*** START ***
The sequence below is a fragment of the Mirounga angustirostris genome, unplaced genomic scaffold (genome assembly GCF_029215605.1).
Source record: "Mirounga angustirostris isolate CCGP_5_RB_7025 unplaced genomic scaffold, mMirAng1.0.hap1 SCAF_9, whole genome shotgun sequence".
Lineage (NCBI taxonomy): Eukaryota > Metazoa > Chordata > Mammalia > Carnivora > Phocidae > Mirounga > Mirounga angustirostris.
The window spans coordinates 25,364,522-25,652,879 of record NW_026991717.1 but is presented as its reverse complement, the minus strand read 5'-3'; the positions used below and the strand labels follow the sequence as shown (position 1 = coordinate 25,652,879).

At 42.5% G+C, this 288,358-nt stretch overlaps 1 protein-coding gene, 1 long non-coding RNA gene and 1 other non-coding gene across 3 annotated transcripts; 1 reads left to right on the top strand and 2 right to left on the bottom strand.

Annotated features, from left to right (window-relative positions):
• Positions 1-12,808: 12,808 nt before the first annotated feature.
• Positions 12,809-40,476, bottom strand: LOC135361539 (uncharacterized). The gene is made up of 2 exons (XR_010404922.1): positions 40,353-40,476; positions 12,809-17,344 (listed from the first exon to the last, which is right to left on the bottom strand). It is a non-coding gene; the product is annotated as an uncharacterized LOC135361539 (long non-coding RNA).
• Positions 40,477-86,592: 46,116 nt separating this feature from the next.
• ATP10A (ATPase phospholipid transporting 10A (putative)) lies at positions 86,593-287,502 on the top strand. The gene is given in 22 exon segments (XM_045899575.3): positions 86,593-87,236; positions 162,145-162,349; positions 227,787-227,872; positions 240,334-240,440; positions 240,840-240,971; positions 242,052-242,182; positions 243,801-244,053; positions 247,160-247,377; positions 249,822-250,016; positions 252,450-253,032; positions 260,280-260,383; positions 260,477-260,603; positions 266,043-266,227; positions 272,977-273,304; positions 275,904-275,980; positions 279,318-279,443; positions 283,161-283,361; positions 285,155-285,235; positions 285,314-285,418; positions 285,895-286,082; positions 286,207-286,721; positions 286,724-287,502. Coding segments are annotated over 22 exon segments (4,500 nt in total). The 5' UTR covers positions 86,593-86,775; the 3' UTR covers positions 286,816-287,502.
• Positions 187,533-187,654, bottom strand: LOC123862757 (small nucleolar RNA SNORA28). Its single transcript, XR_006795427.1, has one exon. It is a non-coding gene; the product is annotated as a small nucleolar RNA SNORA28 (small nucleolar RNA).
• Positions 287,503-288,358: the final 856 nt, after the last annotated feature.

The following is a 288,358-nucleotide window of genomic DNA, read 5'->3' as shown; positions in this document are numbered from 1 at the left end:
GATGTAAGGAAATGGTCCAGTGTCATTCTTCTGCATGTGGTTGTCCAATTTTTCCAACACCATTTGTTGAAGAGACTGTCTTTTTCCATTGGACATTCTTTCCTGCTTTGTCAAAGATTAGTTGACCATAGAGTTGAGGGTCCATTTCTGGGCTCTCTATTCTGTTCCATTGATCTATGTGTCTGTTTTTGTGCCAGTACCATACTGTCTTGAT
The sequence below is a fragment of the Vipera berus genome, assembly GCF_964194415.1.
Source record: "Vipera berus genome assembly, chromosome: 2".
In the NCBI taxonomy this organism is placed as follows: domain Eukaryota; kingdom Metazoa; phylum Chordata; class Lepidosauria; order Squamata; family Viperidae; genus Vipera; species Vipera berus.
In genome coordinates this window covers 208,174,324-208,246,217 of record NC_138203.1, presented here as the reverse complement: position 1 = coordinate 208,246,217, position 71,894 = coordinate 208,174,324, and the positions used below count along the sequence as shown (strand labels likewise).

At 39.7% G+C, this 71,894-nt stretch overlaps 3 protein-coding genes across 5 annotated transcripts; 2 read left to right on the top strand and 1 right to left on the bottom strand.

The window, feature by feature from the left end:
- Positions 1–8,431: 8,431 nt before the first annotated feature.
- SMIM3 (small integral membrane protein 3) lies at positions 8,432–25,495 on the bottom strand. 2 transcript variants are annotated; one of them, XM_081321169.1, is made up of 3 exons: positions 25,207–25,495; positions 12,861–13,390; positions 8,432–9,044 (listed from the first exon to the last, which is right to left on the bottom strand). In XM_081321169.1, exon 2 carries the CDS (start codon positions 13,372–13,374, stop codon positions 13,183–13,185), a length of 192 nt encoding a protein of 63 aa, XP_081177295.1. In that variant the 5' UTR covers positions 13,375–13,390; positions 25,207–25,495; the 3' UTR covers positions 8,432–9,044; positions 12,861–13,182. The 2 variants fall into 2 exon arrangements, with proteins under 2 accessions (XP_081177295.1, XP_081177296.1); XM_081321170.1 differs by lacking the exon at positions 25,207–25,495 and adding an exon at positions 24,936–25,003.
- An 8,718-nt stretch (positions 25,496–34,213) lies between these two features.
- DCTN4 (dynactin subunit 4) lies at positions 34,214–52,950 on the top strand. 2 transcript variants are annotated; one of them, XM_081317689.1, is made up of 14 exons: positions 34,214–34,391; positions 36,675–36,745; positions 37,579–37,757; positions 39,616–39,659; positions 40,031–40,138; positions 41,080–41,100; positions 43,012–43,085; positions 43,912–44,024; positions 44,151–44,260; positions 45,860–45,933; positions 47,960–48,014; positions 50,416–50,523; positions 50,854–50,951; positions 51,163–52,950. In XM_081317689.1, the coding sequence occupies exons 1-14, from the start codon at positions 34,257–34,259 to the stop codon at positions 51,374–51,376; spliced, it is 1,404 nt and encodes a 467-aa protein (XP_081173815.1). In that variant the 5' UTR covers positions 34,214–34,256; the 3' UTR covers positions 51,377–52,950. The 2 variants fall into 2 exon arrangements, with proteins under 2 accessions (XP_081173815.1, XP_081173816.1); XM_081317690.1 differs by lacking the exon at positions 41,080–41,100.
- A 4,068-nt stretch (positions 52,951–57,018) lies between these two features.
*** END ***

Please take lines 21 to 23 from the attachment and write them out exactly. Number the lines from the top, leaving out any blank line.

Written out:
- Positions 1–8,431: 8,431 nt before the first annotated feature.
- SMIM3 (small integral membrane protein 3) lies at positions 8,432–25,495 on the bottom strand. 2 transcript variants are annotated; one of them, XM_081321169.1, is made up of 3 exons: positions 25,207–25,495; positions 12,861–13,390; positions 8,432–9,044 (listed from the first exon to the last, which is right to left on the bottom strand). In XM_081321169.1, exon 2 carries the CDS (start codon positions 13,372–13,374, stop codon positions 13,183–13,185), a length of 192 nt encoding a protein of 63 aa, XP_081177295.1. In that variant the 5' UTR covers positions 13,375–13,390; positions 25,207–25,495; the 3' UTR covers positions 8,432–9,044; positions 12,861–13,182. The 2 variants fall into 2 exon arrangements, with proteins under 2 accessions (XP_081177295.1, XP_081177296.1); XM_081321170.1 differs by lacking the exon at positions 25,207–25,495 and adding an exon at positions 24,936–25,003.
- An 8,718-nt stretch (positions 25,496–34,213) lies between these two features.